No doubt in 1885 when Tsar Alexander III presented this Easter gift, the Hen Egg, to the Tsarina Maria Feodorovna, she didn’t ask the perennial question ‘which came first’. This magnificent Fabergé egg led to the creation of 50 uniquely designed Imperial Fabergé Easter eggs presented to both Tsarina Maria Feodorovna later the Dowager Empress, and Alexandra Feodorovna, wife of Tsar Nicholas II, through until 1916.
The white enamelled ‘shell’ when twisted, opens to reveal a gold yolk.
That in turn, opens to reveal a varicoloured gold hen set with ruby eyes.
The tail feathers contain a hinge that also opens and originally revealed a miniature gold and diamond replica of the Imperial crown complete with a tiny ruby pendant. Unfortunately, both these items are now lost.
Such was the success of the Hen Egg, Peter Carl Fabergé was given a team of artisans and was commissioned to design all future imperial Easter eggs. Over time they became more and more elaborate, housing hidden surprises often relating to events of the time.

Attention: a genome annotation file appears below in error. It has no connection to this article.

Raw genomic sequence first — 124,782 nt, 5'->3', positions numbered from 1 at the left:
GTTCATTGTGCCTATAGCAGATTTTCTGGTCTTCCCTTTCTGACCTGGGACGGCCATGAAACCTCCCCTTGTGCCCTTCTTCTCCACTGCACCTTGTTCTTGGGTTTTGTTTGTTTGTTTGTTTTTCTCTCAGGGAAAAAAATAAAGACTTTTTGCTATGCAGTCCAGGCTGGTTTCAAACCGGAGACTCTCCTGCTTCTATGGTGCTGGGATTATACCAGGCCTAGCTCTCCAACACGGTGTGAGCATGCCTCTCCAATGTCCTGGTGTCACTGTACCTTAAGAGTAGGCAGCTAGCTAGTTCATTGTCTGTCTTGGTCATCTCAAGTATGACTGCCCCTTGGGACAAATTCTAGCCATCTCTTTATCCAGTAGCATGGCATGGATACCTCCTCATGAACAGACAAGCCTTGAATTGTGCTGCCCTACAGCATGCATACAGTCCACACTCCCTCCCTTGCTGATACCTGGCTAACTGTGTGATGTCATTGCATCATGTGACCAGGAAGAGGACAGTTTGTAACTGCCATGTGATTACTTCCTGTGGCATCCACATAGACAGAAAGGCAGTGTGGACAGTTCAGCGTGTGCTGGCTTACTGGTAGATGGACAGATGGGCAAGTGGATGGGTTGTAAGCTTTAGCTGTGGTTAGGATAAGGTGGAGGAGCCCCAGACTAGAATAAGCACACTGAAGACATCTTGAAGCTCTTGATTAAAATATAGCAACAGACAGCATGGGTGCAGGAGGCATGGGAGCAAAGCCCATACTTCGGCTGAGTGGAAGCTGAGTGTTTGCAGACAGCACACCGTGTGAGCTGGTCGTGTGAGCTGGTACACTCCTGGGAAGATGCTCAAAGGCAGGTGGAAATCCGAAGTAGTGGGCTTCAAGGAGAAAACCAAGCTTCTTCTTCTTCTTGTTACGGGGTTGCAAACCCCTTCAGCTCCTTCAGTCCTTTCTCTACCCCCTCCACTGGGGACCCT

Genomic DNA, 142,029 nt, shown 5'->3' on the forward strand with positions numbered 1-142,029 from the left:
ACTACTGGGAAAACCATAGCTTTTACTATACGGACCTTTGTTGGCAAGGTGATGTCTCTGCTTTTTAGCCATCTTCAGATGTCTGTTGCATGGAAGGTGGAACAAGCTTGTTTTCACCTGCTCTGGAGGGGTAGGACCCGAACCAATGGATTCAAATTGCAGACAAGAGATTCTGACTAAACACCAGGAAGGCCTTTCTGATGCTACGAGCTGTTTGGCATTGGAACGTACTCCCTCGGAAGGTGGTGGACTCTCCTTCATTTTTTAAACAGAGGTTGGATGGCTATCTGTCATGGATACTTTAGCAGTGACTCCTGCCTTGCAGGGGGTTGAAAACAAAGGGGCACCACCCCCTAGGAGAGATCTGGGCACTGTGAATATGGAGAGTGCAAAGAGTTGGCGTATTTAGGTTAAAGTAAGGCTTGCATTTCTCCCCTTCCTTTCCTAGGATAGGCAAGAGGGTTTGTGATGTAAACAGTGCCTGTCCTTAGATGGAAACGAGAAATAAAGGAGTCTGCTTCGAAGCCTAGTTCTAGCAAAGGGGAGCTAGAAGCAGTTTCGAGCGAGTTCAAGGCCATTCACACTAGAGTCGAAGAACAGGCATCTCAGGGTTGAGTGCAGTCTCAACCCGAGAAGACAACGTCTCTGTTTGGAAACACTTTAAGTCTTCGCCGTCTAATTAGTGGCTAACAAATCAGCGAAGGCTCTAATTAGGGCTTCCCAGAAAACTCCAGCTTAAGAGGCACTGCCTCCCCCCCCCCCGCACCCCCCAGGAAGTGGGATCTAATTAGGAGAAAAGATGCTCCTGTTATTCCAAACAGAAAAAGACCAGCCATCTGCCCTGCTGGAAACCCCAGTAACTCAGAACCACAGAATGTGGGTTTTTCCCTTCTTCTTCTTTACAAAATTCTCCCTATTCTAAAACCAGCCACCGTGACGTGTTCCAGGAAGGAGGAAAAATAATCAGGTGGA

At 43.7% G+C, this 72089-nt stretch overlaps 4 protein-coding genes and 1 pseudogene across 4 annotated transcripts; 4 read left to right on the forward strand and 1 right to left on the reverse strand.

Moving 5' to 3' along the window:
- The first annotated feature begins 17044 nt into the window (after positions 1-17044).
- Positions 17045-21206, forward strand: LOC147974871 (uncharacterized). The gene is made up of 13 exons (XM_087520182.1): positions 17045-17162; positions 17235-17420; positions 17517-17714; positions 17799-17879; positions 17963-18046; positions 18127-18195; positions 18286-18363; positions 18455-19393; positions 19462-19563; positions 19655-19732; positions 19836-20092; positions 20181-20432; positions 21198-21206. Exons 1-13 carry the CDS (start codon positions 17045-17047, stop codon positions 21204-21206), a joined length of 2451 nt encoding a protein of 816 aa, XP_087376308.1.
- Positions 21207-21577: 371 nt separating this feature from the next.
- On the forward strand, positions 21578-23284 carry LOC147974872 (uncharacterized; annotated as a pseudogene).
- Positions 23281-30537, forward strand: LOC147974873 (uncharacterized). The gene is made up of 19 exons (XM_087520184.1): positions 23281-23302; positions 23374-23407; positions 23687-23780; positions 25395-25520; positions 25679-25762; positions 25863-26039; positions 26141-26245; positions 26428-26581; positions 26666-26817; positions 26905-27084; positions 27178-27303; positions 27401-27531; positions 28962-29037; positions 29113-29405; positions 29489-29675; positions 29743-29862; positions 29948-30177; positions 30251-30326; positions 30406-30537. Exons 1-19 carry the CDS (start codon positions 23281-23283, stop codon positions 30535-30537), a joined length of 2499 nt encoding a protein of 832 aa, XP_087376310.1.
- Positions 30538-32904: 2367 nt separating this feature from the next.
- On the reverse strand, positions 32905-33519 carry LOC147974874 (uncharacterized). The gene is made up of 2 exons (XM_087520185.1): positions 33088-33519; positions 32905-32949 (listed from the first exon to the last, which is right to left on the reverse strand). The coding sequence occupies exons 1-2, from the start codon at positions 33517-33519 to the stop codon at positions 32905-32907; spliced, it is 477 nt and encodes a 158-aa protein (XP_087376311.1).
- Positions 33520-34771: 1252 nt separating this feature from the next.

The Coronation Egg, created in 1897 to commemorate the coronation of Nicholas II and Empress Alexandra, contains a miniature replica of the coronation coach complete with moving wheels, opening doors and folding step stair.
In 1900 Fabergé created the Trans-Siberian Railway Egg, engraved with a route map of the railway and housing a miniature clockwork replica of a steam locomotive in sections, complete with gold wind up key to make it run. It is now kept in the Kremlin Armoury Museum, Moscow.
When interviewed in 1914, Peter Carl Fabergé was asked how he rated himself against other highly regarded competitors such as Tiffany, Cartier and Boucheron. He famously replied: “I am the artist jeweller. You can spend millions on rubies and buy strings of pearls, but if you want to buy something artistic, you have to come to me.” Obviously, the House of Romanov agreed!
Of the 50 Imperial eggs created, only 43 of the original are known to exist in private collections and museums worldwide.